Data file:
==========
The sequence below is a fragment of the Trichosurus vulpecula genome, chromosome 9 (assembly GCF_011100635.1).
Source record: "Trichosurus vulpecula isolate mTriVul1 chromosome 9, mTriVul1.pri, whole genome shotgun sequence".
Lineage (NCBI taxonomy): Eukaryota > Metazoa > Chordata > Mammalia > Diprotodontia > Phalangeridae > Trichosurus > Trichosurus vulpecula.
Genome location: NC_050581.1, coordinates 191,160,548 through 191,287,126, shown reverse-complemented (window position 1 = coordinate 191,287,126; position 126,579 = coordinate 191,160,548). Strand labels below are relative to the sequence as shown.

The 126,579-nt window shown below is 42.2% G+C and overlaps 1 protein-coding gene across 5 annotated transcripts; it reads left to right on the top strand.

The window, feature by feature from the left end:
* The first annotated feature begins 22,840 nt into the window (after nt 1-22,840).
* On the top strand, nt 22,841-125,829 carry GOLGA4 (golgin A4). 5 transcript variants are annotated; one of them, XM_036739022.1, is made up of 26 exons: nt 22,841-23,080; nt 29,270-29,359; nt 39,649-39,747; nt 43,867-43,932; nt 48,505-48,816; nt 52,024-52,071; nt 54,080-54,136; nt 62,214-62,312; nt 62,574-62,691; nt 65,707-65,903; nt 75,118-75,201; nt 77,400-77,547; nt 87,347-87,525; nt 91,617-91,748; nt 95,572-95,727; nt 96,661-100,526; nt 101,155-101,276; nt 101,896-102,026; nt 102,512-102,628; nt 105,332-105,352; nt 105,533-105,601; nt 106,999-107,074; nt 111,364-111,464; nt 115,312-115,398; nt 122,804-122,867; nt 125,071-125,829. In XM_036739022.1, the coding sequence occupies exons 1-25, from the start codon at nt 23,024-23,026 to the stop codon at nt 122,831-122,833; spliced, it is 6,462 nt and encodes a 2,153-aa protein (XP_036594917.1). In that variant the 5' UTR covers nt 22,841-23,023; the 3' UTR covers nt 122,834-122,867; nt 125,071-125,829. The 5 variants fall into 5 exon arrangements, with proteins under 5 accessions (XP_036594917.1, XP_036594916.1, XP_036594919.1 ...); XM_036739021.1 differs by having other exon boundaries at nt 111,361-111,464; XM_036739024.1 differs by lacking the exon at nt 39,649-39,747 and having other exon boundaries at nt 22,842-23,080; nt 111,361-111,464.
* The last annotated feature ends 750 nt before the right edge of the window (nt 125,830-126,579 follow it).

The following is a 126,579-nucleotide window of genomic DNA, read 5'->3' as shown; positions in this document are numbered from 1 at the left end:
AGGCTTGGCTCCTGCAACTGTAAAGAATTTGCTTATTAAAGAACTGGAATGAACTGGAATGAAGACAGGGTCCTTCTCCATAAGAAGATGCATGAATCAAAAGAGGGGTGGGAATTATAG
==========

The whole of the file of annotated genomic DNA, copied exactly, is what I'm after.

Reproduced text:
The sequence below is a fragment of the Trichosurus vulpecula genome, chromosome 9 (assembly GCF_011100635.1).
Source record: "Trichosurus vulpecula isolate mTriVul1 chromosome 9, mTriVul1.pri, whole genome shotgun sequence".
Lineage (NCBI taxonomy): Eukaryota > Metazoa > Chordata > Mammalia > Diprotodontia > Phalangeridae > Trichosurus > Trichosurus vulpecula.
Genome location: NC_050581.1, coordinates 191,160,548 through 191,287,126, shown reverse-complemented (window position 1 = coordinate 191,287,126; position 126,579 = coordinate 191,160,548). Strand labels below are relative to the sequence as shown.

The 126,579-nt window shown below is 42.2% G+C and overlaps 1 protein-coding gene across 5 annotated transcripts; it reads left to right on the top strand.

The window, feature by feature from the left end:
* The first annotated feature begins 22,840 nt into the window (after nt 1-22,840).
* On the top strand, nt 22,841-125,829 carry GOLGA4 (golgin A4). 5 transcript variants are annotated; one of them, XM_036739022.1, is made up of 26 exons: nt 22,841-23,080; nt 29,270-29,359; nt 39,649-39,747; nt 43,867-43,932; nt 48,505-48,816; nt 52,024-52,071; nt 54,080-54,136; nt 62,214-62,312; nt 62,574-62,691; nt 65,707-65,903; nt 75,118-75,201; nt 77,400-77,547; nt 87,347-87,525; nt 91,617-91,748; nt 95,572-95,727; nt 96,661-100,526; nt 101,155-101,276; nt 101,896-102,026; nt 102,512-102,628; nt 105,332-105,352; nt 105,533-105,601; nt 106,999-107,074; nt 111,364-111,464; nt 115,312-115,398; nt 122,804-122,867; nt 125,071-125,829. In XM_036739022.1, the coding sequence occupies exons 1-25, from the start codon at nt 23,024-23,026 to the stop codon at nt 122,831-122,833; spliced, it is 6,462 nt and encodes a 2,153-aa protein (XP_036594917.1). In that variant the 5' UTR covers nt 22,841-23,023; the 3' UTR covers nt 122,834-122,867; nt 125,071-125,829. The 5 variants fall into 5 exon arrangements, with proteins under 5 accessions (XP_036594917.1, XP_036594916.1, XP_036594919.1 ...); XM_036739021.1 differs by having other exon boundaries at nt 111,361-111,464; XM_036739024.1 differs by lacking the exon at nt 39,649-39,747 and having other exon boundaries at nt 22,842-23,080; nt 111,361-111,464.
* The last annotated feature ends 750 nt before the right edge of the window (nt 125,830-126,579 follow it).

The following is a 126,579-nucleotide window of genomic DNA, read 5'->3' as shown; positions in this document are numbered from 1 at the left end:
AGGCTTGGCTCCTGCAACTGTAAAGAATTTGCTTATTAAAGAACTGGAATGAACTGGAATGAAGACAGGGTCCTTCTCCATAAGAAGATGCATGAATCAAAAGAGGGGTGGGAATTATAG